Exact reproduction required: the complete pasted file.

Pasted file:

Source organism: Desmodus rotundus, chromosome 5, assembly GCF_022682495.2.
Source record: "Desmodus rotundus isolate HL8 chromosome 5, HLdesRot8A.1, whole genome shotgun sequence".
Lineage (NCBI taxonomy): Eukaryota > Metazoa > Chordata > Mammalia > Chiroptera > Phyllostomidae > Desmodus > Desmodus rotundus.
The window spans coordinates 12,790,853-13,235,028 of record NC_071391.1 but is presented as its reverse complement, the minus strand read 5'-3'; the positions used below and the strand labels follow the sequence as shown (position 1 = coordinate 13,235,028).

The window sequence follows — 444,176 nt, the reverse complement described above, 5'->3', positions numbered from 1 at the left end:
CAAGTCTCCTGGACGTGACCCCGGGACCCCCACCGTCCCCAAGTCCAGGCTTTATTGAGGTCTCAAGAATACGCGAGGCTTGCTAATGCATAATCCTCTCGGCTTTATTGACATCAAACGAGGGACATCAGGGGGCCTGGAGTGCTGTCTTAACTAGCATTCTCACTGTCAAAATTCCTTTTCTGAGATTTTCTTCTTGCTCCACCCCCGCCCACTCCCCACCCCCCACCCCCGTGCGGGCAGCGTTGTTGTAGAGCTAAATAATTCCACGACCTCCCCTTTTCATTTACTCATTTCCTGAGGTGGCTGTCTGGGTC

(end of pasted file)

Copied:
Source organism: Desmodus rotundus, chromosome 5, assembly GCF_022682495.2.
Source record: "Desmodus rotundus isolate HL8 chromosome 5, HLdesRot8A.1, whole genome shotgun sequence".
Lineage (NCBI taxonomy): Eukaryota > Metazoa > Chordata > Mammalia > Chiroptera > Phyllostomidae > Desmodus > Desmodus rotundus.
The window spans coordinates 12,790,853-13,235,028 of record NC_071391.1 but is presented as its reverse complement, the minus strand read 5'-3'; the positions used below and the strand labels follow the sequence as shown (position 1 = coordinate 13,235,028).

The window sequence follows — 444,176 nt, the reverse complement described above, 5'->3', positions numbered from 1 at the left end:
CAAGTCTCCTGGACGTGACCCCGGGACCCCCACCGTCCCCAAGTCCAGGCTTTATTGAGGTCTCAAGAATACGCGAGGCTTGCTAATGCATAATCCTCTCGGCTTTATTGACATCAAACGAGGGACATCAGGGGGCCTGGAGTGCTGTCTTAACTAGCATTCTCACTGTCAAAATTCCTTTTCTGAGATTTTCTTCTTGCTCCACCCCCGCCCACTCCCCACCCCCCACCCCCGTGCGGGCAGCGTTGTTGTAGAGCTAAATAATTCCACGACCTCCCCTTTTCATTTACTCATTTCCTGAGGTGGCTGTCTGGGTC